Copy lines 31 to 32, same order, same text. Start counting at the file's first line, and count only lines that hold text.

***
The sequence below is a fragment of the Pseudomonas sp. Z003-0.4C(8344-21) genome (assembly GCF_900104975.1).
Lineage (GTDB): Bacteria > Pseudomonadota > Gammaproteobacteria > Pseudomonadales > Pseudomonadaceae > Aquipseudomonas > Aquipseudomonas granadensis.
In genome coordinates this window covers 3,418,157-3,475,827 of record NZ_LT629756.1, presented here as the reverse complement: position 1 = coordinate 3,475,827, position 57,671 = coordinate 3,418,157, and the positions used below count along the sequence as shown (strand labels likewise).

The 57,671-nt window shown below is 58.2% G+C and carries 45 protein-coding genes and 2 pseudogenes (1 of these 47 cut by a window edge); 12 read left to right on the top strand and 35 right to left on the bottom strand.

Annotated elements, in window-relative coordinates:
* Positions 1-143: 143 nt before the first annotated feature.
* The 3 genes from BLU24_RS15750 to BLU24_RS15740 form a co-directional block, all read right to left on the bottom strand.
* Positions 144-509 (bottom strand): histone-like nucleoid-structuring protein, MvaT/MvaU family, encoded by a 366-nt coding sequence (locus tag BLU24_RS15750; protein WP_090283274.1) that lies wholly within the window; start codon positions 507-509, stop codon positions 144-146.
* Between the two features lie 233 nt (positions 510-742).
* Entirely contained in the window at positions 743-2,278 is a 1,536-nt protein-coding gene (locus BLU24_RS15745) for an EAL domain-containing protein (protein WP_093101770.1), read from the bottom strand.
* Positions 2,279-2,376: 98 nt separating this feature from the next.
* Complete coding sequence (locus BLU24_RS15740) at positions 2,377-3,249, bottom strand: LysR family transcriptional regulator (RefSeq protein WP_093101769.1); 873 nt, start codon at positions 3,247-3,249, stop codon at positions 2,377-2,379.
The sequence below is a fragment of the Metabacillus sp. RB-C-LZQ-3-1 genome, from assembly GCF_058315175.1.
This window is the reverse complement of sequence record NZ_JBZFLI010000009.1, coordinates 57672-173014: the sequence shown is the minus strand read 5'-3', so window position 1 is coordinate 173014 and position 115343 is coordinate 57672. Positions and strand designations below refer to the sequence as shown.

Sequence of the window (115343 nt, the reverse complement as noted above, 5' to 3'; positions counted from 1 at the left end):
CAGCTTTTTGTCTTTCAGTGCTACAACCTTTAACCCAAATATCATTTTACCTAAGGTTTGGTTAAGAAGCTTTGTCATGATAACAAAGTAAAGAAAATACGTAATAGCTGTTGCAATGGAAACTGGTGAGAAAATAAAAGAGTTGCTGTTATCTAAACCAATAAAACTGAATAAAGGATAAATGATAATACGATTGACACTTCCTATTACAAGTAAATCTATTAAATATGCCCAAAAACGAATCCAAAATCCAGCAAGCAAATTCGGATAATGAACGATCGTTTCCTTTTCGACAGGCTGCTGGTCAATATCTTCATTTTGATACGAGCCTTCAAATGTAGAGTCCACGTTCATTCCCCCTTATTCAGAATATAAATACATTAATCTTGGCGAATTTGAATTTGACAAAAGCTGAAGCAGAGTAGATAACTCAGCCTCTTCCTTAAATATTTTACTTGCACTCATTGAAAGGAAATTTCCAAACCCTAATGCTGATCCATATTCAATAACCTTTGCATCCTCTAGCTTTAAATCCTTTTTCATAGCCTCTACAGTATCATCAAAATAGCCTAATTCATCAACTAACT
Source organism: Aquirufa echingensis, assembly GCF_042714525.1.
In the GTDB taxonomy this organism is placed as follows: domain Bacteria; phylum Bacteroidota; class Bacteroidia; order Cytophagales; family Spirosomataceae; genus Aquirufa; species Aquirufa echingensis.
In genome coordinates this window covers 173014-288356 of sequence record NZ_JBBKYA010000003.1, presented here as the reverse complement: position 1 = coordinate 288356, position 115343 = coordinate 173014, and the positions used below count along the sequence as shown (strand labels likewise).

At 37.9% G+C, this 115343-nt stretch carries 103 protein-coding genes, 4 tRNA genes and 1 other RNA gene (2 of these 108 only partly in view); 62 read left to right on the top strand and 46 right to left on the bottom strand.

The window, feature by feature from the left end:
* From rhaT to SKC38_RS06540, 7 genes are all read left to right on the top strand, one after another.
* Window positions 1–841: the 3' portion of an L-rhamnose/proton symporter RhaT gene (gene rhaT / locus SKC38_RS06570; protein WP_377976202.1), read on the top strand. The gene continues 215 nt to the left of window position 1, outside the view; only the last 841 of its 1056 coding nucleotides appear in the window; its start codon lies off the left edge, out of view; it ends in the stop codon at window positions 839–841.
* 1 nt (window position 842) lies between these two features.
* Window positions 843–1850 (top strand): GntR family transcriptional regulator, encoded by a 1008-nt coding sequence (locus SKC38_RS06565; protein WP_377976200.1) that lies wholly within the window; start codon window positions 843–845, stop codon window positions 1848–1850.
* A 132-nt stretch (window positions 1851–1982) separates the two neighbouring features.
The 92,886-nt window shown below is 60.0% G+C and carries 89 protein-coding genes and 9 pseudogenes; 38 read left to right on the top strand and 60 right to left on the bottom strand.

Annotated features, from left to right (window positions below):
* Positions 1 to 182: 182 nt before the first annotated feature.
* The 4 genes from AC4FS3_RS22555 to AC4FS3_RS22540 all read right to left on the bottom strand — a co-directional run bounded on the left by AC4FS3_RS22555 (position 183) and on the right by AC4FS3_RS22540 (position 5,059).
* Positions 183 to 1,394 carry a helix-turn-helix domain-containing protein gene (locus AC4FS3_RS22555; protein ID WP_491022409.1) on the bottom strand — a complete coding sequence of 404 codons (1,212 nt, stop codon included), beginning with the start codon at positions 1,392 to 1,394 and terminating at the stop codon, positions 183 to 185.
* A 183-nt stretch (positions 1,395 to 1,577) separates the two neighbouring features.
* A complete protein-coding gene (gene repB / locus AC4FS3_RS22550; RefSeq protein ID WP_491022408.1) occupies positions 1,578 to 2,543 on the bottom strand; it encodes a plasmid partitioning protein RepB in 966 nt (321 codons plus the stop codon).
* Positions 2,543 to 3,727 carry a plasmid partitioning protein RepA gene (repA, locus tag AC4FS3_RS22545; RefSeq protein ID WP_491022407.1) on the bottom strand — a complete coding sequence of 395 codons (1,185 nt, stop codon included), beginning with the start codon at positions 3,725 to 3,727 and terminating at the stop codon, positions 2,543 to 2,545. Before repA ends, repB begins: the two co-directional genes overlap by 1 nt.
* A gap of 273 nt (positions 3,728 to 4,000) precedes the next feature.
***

* Positions 183 to 1,394 carry a helix-turn-helix domain-containing protein gene (locus AC4FS3_RS22555; protein ID WP_491022409.1) on the bottom strand — a complete coding sequence of 404 codons (1,212 nt, stop codon included), beginning with the start codon at positions 1,392 to 1,394 and terminating at the stop codon, positions 183 to 185.
* A 183-nt stretch (positions 1,395 to 1,577) separates the two neighbouring features.